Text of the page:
In the wake of the tortilla-throwing incident following Coronado and Orange Glen high schools' CIF Championship basketball game two weekends ago, the San Diego County Human Relations Commission (HRC) voted unanimously Monday to form a Youth Advisory Board that could help bridge the gap, kid-to-kid in the youth community.
"Our young people know what the deal is and what's happening, and they also have incredible solutions on anti-hate or anti-racism," Ellen Nash, Chair of the HRC said.
The HRC thinks creating a youth board is the first step in bringing young people to the table to lead the charge in eliminated school-to-school or student-to-student prejudice and increasing cultural sensitivity.
The group would be made up of students from schools across the county who would collaborate with other youth groups to tackle division.
"What happened inside the gymnasium was a disgrace, embarrassing," Coronado parent Chuck Gossage said. "Frankly, the idea of student leadership, well-represented from all the schools in the San Diego area, I think it's a fabulous idea. Taking away the adult perspective where some of us are potentially jaded over the years, and are really dug into our positions."
The tortilla throwing overshadowed a hard-fought game against the two schools on June 19, and shined a spotlight on the mostly white upscale island community of Coronado and Orange Glen High School of Escondido, of which around 80% of its student body is Latino.
A Coronado alum said he brought the tortillas to the game so they could be used as a celebratory prop, but tension between the two sidelines boiled over and the tortillas made it into the hands of at least two Coronado High School players who hurled them in Orange Glen's direction.
The HRC also voted to send a letter to the California Interscholastic Federation (CIF) demanding accountability and transparency. It expects the letter to go out in the next week. As for the youth advisory board, commission members said it could take months to form.
The CIF is still investigating the incident and said a decision could come as soon as this week.
Over the weekend, the Coronado Unified School District board told the CIF it found no evidence warranting forfeiture of the championship.
The three-page letter from Coronado Unified School District superintendent Karl J. Mueller to CIF executive director Ron Nocetti followed calls from community activists and others for Coronado to forfeit the game, either voluntarily or by having it stripped by the CIF.
In the conclusion to the letter, Mueller writes that "we have seen no evidence of antagonization by the players actions or behaviors that justify forfeiting the game. The young men on the court played hard, fairly, and earned the championship win."
A few days after the incident, the school board voted unanimously to fire then head coach J.D. Laaperi.
The Escondido Union High School District, home to Orange Glen, met last week and adopted a resolution denouncing racism and racial discrimination, and affirming the district's support equity, safety and well-being of all students.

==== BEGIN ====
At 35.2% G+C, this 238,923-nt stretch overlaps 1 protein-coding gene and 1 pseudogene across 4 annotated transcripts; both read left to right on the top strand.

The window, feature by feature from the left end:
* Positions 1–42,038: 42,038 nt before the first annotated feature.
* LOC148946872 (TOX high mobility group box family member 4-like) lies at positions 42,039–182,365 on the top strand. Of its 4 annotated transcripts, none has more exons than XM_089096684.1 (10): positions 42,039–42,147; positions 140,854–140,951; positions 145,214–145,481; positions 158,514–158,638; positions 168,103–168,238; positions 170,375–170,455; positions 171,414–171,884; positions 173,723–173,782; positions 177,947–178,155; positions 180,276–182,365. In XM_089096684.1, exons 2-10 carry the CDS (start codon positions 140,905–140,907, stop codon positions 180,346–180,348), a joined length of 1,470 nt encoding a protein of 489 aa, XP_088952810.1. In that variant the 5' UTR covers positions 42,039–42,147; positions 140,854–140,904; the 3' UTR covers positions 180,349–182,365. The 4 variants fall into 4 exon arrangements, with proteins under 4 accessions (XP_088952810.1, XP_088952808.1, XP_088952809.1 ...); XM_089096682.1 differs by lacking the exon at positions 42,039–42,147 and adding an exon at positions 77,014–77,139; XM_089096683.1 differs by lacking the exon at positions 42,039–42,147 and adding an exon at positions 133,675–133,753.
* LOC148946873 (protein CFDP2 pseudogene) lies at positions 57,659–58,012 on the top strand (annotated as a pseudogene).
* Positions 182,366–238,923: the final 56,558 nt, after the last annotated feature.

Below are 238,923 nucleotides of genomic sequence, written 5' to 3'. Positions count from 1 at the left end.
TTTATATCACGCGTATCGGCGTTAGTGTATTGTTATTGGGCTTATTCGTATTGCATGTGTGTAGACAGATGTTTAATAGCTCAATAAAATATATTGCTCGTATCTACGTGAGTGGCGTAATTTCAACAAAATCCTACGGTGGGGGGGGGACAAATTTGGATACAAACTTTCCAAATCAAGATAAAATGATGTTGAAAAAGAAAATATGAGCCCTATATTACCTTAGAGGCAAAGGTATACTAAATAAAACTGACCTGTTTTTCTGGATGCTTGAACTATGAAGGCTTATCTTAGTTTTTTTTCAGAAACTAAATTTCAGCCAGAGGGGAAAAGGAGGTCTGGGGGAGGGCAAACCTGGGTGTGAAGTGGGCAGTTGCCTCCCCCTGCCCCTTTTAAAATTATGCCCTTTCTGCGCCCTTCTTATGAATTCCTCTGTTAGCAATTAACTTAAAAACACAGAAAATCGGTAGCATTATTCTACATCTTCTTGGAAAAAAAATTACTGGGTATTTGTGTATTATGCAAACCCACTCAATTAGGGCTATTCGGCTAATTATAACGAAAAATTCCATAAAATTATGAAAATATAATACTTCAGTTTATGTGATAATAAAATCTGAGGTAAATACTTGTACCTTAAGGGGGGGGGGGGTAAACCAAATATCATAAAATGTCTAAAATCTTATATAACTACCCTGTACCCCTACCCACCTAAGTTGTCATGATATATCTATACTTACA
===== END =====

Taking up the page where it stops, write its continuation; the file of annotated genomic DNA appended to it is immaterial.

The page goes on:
More on the Incident
After the final buzzer but before the teams from each side shook hands in a post-game tradition, people on the Coronado side threw tortillas at the team from Escondido and – according to Orange Glen’s coaches – told them to get out of their gym.
There was a squabble between coaching staff from both schools. Video widely shared on social media showed at least two Coronado students throwing tortillas into the air toward the other team.
The Coronado school board's letter to the CIF stated that its investigation of the incident turned up evidence that showed there was regrettable behavior by both sides.
Mueller said CUSD has no "agenda" and wrote that, "according to multiple witness accounts, audio-video coverage, and personal statements from those involved," it's the district's understanding that "Numerous statements reference the actions of people representing both schools as contributing to somewhat of a 'powder keg' atmosphere." Mueller added that "there are allegations of inappropriate language from CHS and OGHS fans, coaches, and players which vary in who 'started it' or was 'worse' in these interactions."
Both groups behaved in ways that are not consistent with the CIF's code of ethics, the Coronado district's investigation determined, with the letter stating that the tortillas were thrown after "adults around the scorers' table, representing both OGHS and CHS, escalated tensions by using profanities and insults instead of modeling good sportsmanship."
Mueller went on to write that the throwing of the tortillas "caused offense and subjected our guests and Coronado residents present to feelings related to discrimination" and that the honorable thing to do following such an incident is to apologize, which he does: "I was and am deeply sorry."
Mueller said the disitrct was working to organize time for the two teams to come together and "reconcile through a lens of understanding."
"We will be a better and stronger school community through our willingness to reflect and grow with humility," he said.
Laaperi said on social media before his firing that a community member brought the tortillas to the game and that the incident was “unacceptable and racist in nature” and he did not condone it.
NBC 7 learned that a Coronado alum, Luke Serna, announced that he had brought the tortillas to the game and denied that doing so had a racist component. He maintained that he was evoking a tradition at UC Santa Barbara, which he also attended. People familiar with the practice of tortilla tossing at sporting events, however, say the intent is often to distract during games, not as a celebration after a victory, though a search of the Internet did turn up results describing people throwing tortillas after the UC Santa Barbara Gauchos scored a goal.